Multiple vendor SNMPv1 Trap handling implementations contain vulnerabilities that may allow unauthorized privileged access, denial-of-service conditions, or unstable behavior . If your site uses SNMP in any capacity, the CERT/CC encourages you to read the information provided below.
The Oulu University Secure Programming Group (OUSPG) has reported numerous vulnerabilities in multiple vendor SNMPv1 implementations. By applying the PROTOS c06-SNMPv1 test suite to a variety of popular SNMPv1-enabled products, the OUSPG revealed a number of vulnerabilities across a wide range of products. This vulnerability note focuses on vulnerabilities occurring in code responsible for SNMPv1 trap handling.
SNMPv1 supports five different types of messages: GetRequest, SetRequest, GetNextRequest, GetResponse, and Trap. A single SNMP message is referred to as a Protocol Data Unit (PDU). These messages are described using Abstract Syntax Notation One (ASN.1) and translated into binary format using Basic Encoding Rules (BER). SNMP trap messages are sent from agents to managers. Trap messages are unsolicited (the manager does not issue a request message) and may indicate a warning or error condition or otherwise notify the manager about the agent's state. SNMP managers should reliably decode trap messages and process the resulting application data. OUSPG performed two sets of tests of SNMP trap message handling: one test focused on ASN.1 decoding, the second looked for exceptions in the processing of the decoded data.
History has shown that the techniques used by the OUSPG have discovered a large number of previously undetected problems in the products and protocols they have tested. In 2001, the OUSPG produced a comprehensive test suite for evaluating implementations of the Lightweight Directory Access Protocol (LDAP). This test suite was developed with the strategy of stressing protocol implementations in unsupported and unexpected ways, and it was very effective in uncovering a wide variety of vulnerabilities across several products. This approach can reveal vulnerabilities that would not manifest themselves under normal operating conditions.
After completing its work on LDAP, OUSPG moved its focus to SNMPv1. As with LDAP, they designed a custom test suite, began testing a selection of products, and found a number of vulnerabilities. Because OUSPG's work on LDAP was similar in procedure to its current work on SNMP, you may wish to review the LDAP Test Suite and CERT Advisory CA-2001-18, which outlined results of application of the test suite.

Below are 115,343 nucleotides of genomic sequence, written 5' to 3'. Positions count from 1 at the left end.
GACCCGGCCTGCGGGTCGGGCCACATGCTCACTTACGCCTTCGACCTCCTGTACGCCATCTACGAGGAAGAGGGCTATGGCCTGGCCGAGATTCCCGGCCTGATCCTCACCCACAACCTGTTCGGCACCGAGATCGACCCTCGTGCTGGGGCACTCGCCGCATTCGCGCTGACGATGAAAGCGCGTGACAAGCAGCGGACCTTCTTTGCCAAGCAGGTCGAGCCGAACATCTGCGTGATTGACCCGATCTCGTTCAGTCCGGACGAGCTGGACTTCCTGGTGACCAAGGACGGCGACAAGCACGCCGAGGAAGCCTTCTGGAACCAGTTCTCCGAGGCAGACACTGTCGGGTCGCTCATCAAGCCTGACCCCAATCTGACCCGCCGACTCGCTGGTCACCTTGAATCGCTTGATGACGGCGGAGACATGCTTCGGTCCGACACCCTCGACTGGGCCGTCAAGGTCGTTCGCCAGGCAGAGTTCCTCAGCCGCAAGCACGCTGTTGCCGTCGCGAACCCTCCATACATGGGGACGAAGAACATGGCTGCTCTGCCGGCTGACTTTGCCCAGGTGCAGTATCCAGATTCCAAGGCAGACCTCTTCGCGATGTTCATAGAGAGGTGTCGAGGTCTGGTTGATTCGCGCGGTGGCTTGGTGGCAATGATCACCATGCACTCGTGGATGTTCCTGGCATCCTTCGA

In order to test the security of protocols like SNMPv1, the PROTOS project presents a server with a wide variety of sample packets containing unexpected values or illegally formatted data. As a member of the PROTOS project consortium, the OUSPG used the PROTOS c06-snmpv1 test suite to study several implementations of the SNMPv1 protocol. Results of the test suites run against SNMP indicate that there are many different vulnerabilities on many different implementations of SNMP.
The Simple Network Management Protocol (SNMP) is the most popular protocol in use to manage networked devices. SNMP was designed in the late 80's to facilitate the exchange of management information between networked devices, operating at the application layer of the ISO/OSI model. The SNMP protocol enables network and system administrators to remotely monitor and configure devices on the network (devices such as switches and routers). Software and firmware products designed for networks often make use of the SNMP protocol. SNMP runs on a multitude of devices and operating systems, including, but not limited to,
The SNMPv1 protocol is formally defined in RFC1157. Quoting from that RFC:
Additionally, SNMP is discussed in a number of other RFC documents:
These vulnerabilities may cause denial-of-service conditions, service interruptions, and in some cases may allow an attacker to gain access to the affected device. Specific impacts will vary from product to product.
Note that many of the mitigation steps recommended below may have significant impact on your everyday network operations and/or network architecture. Care should therefore be taken to ensure that any changes made based on the following recommendations will not negatively impact your ongoing network operations capability.
The CERT Coordination Center thanks the Oulu University Secure Programming Group for reporting these vulnerabilities to us, for providing detailed technical analyses, and for assisting us in preparing this advisory. We also thank the many vendors who provided feedback regarding their respective vulnerabilities.
This document was written by Ian A. Finlay.